Artificial Intelligence (AI)

The NSA Warns That US Adversaries Free to Mine Private Data May Have an AI Edge

Electrical engineer Gilbert Herrera was appointed research director of the US National Security Agency in late 2021, just as an AI revolution was brewing inside the US tech industry.

The NSA, sometimes jokingly said to stand for No Such Agency, has long hired top math and computer science talent. Its technical leaders have been early and avid users of advanced computing and AI. And yet when Herrera spoke with me by phone about the implications of the latest AI boom from NSA headquarters in Fort Meade, Maryland, it seemed that, like many others, the agency has been stunned by the recent success of the large language models behind ChatGPT and other hit AI products. The conversation has been lightly edited for clarity and length.

Person in a suit smiling in front of the American and National Security Agency flags

Gilbert HerreraCourtesy of National Security Agency

How big of a surprise was the ChatGPT moment to the NSA?

Oh, I thought your first question was going to be “what did the NSA learn from the Ark of the Covenant?” That’s been a recurring one since about 1939. I’d love to tell you, but I can’t.

What I think everybody learned from the ChatGPT moment is that if you throw enough data and enough computing resources at AI, these emergent properties appear.

The NSA really views artificial intelligence as at the frontier of a long history of using automation to perform our missions with computing. AI has long been viewed as ways that we could operate smarter and faster and at scale. And so we’ve been involved in research leading to this moment for well over 20 years.

Large language models have been around long before generative pretrained (GPT) models. But this “ChatGPT moment”—once you could ask it to write a joke, or once you can engage in a conversation—that really differentiates it from other work that we and others have done.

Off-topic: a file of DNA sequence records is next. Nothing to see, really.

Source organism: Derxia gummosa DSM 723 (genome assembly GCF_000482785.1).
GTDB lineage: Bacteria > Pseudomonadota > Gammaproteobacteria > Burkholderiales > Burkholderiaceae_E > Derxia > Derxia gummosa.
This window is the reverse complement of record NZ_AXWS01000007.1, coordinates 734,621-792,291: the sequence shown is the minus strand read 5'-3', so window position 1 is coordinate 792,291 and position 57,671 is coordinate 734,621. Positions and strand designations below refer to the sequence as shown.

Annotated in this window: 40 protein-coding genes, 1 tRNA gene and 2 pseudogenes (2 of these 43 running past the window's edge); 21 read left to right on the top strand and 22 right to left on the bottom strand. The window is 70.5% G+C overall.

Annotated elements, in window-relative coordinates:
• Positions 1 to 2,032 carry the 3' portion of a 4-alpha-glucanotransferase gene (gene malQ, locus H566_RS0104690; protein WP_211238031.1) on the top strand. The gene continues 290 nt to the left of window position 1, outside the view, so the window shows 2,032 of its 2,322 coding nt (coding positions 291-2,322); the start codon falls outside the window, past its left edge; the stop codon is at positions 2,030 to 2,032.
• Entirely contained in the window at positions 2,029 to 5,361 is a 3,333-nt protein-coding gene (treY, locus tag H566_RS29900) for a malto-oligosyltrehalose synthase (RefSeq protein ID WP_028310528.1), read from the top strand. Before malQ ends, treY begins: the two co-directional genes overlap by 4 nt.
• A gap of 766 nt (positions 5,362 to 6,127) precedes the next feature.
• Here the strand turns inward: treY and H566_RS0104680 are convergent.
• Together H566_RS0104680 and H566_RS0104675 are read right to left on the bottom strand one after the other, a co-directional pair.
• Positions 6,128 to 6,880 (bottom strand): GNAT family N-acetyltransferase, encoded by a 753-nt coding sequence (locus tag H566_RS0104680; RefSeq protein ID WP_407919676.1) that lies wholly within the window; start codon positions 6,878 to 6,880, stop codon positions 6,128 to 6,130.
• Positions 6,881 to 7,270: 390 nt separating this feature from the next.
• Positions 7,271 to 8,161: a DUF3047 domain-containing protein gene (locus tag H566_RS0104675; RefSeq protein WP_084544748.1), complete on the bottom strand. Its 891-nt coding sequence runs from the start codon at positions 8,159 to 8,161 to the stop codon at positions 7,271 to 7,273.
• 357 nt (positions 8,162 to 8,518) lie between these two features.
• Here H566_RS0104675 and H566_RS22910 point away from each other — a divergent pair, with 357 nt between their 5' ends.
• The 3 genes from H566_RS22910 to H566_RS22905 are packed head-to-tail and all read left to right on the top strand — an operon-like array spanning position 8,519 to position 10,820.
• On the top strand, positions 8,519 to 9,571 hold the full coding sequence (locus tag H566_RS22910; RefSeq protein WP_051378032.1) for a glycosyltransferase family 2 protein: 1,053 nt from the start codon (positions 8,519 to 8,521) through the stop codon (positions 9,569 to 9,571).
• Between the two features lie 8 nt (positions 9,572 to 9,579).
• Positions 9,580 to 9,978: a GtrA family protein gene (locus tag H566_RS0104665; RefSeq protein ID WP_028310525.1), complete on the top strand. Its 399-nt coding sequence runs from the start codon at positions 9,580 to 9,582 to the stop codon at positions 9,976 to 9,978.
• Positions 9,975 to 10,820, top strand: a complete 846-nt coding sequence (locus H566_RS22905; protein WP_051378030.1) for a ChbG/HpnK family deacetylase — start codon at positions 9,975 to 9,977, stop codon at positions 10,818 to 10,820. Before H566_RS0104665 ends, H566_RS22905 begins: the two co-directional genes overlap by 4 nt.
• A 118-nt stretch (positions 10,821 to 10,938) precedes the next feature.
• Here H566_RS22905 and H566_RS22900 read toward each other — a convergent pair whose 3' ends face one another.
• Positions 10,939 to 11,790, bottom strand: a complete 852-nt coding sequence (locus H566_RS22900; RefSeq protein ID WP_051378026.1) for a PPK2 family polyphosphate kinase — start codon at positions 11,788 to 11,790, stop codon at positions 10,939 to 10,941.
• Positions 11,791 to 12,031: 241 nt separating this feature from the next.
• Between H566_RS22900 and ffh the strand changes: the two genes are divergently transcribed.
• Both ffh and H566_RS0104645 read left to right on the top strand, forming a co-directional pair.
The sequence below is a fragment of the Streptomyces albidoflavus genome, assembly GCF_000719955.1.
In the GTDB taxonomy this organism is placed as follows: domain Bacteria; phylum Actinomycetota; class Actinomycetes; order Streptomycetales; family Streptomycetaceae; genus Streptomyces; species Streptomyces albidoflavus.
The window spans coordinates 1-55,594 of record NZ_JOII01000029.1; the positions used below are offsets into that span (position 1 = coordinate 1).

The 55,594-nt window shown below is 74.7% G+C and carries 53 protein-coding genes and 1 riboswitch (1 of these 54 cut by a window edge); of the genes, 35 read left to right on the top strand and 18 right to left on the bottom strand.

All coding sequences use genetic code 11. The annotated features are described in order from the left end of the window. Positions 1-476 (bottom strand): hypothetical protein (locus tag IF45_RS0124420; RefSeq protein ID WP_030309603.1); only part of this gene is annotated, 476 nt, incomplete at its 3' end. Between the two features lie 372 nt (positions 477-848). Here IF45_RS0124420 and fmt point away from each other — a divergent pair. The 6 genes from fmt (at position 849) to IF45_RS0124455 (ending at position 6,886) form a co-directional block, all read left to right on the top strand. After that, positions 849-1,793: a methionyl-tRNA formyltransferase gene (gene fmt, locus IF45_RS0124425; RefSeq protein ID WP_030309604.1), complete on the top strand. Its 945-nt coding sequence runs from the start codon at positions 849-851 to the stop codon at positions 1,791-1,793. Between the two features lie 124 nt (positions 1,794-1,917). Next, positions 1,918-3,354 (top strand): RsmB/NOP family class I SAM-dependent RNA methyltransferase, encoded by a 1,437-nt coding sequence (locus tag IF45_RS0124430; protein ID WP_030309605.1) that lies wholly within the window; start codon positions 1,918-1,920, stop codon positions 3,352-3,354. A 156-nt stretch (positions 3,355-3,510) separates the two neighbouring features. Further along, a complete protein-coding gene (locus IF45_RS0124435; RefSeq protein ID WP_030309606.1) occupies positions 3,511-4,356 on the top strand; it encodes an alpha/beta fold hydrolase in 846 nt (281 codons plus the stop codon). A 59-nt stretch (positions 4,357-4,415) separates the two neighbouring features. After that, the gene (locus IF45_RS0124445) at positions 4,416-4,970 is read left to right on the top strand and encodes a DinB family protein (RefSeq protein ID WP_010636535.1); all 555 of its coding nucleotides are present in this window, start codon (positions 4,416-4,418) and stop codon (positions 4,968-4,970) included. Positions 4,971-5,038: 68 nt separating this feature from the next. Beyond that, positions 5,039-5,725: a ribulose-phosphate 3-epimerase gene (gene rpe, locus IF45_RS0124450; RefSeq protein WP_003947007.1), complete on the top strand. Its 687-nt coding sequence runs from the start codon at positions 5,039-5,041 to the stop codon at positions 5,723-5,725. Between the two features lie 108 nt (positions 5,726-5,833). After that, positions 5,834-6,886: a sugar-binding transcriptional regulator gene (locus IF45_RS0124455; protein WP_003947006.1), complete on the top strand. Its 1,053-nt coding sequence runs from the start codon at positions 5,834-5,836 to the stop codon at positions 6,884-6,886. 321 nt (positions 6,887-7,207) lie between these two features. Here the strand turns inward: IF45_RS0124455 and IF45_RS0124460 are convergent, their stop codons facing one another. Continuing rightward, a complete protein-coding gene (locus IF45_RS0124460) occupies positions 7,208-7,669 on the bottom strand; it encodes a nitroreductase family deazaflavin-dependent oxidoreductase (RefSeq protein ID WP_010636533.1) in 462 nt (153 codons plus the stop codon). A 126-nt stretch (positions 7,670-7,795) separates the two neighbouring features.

The NSA and its counterparts among US allies have occasionally developed important technologies before anyone else but kept it a secret, like public key cryptography in the 1970s. Did the same thing perhaps happen with large language models?

At the NSA we couldn’t have created these big transformer models, because we could not use the data. We cannot use US citizen’s data. Another thing is the budget. I listened to a podcast where someone shared a Microsoft earnings call, and they said they were spending $10 billion a quarter on platform costs. [The total US intelligence budget in 2023 was $100 billion.]

It really has to be people that have enough money for capital investment that is tens of billions and [who] have access to the kind of data that can produce these emergent properties. And so it really is the hyperscalers [largest cloud companies] and potentially governments that don’t care about personal privacy, don’t have to follow personal privacy laws, and don’t have an issue with stealing data. And I’ll leave it to your imagination as to who that may be.

Doesn’t that put the NSA—and the United States—at a disadvantage in intelligence gathering and processing?

II’ll push back a little bit: It doesn’t put us at a big disadvantage. We kind of need to work around it, and I’ll come to that.

It’s not a huge disadvantage for our responsibility, which is dealing with nation-state targets. If you look at other applications, it may make it more difficult for some of our colleagues that deal with domestic intelligence. But the intelligence community is going to need to find a path to using commercial language models and respecting privacy and personal liberties. [The NSA is prohibited from collecting domestic intelligence, although multiple whistleblowers have warned that it does scoop up US data.]

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